My eyes have turned to glass, beautiful things that can never see a full moon eclipsed by cloud like a pirate’s patch that censors blindness.

A parrot squawks at me, muttering the same phrase repeatedly, a reverie about poetry, words comprising a vast sea where sail the golden gods on glistening ships—Plunders, pillages, and rapes, songs sung to cinch the irony as bull whips crack with time across backs or boards, creaking with sea-sickness, decks slippery with vomited rum.

Elsewhere silence locks like a peg leg, stuck in nocturnal quicksand—Jungle muddle livid as God with snakes.

vine-covered cave
on a stone tablet
curious cuneiform


Anna Cates


A Grim Reaper’s Letter to the Editor, Miami Herald

The list and scythe are only a myth, and, though my given name is Reaper-1, my friends call me “Steve.” It’s less formal and more relatable, which is everything in this business.

Animals are the most accepting of my visit, particularly the reptiles. When I pick up the ball pythons, I simply tell them that they are going to a place that never runs out of mice, and they curl up in my arms with a contented smile and flick of the tongue.

It’s not a good career fit for everyone, though. New reapers are produced every so often to replace their predecessors. There’s a lot of burnout in the first months on the job, and everyone has their own soft spots. Mathieu quit on the spot after Dachau, and my last trainee, Shawn, quit the first week after gathering several thousand frogs who succumbed to chytrid.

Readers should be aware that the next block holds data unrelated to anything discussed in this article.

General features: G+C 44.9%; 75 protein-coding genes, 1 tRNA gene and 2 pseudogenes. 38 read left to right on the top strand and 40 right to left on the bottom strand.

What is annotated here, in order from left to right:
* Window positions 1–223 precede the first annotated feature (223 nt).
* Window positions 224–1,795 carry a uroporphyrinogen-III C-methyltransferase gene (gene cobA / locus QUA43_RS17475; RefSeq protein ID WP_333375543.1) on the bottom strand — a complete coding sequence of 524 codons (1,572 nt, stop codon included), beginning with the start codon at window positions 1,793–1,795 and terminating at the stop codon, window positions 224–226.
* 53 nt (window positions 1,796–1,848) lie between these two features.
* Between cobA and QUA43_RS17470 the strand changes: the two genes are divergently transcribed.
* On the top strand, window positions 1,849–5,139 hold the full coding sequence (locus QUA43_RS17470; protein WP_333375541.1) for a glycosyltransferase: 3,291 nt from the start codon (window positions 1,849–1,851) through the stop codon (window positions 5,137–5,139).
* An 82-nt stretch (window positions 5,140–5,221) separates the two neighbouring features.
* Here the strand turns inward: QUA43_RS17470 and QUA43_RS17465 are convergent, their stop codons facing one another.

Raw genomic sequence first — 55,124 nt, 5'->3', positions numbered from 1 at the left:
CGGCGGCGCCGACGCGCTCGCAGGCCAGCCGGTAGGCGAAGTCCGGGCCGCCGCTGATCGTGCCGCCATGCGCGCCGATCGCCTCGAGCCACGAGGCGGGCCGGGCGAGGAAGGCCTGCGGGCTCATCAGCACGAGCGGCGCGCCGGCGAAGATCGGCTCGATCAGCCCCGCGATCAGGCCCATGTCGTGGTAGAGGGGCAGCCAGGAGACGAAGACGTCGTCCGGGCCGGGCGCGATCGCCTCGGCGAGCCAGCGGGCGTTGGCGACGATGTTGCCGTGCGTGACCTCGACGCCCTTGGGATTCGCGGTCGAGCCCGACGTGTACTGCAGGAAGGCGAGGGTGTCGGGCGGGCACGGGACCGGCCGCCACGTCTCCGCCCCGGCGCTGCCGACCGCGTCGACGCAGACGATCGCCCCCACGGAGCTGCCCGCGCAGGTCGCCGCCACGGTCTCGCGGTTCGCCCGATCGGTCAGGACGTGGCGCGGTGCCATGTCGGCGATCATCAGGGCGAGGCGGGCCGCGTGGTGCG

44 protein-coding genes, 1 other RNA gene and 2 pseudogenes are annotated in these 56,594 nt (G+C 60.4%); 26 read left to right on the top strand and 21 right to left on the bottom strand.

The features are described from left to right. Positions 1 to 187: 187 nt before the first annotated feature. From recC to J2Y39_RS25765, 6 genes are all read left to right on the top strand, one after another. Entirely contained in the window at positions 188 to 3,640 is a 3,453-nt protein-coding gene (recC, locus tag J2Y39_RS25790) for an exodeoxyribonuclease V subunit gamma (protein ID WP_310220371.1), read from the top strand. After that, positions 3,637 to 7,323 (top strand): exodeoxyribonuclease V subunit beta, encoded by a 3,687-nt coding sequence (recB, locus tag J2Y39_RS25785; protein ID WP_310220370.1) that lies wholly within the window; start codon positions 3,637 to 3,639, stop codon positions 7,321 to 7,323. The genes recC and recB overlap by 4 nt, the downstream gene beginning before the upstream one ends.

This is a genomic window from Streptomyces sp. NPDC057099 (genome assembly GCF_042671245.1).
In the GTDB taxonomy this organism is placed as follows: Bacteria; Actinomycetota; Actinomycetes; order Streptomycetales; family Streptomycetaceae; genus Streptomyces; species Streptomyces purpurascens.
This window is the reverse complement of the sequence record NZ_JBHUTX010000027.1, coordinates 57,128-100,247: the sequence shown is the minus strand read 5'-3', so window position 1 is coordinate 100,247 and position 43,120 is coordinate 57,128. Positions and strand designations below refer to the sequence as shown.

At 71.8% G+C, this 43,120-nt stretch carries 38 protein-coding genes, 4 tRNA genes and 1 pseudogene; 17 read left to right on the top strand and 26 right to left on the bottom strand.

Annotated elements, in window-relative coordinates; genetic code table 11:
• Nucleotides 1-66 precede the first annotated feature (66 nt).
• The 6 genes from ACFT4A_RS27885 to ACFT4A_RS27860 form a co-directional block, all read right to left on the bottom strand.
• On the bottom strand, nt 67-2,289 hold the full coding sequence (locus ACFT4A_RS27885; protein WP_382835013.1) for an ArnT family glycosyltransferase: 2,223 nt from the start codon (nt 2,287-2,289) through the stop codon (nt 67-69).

My first case under Andrei (who insisted on being called “Reaper-13”) was in a small Russian village before Catherine the Great’s reign. The cottage floor was dirt—and cold—when we arrived for the little waif in the corner. Her blonde mops of curls covered bright green eyes, and she sucked the fingers in her mouth as if they were little breadsticks. She shivered under her patched shirt, shrinking from us. Nishka was her name. Little Nishka, followed by Alexei that spring (TB) and their mother in fall (TB).

spring snow on the roof—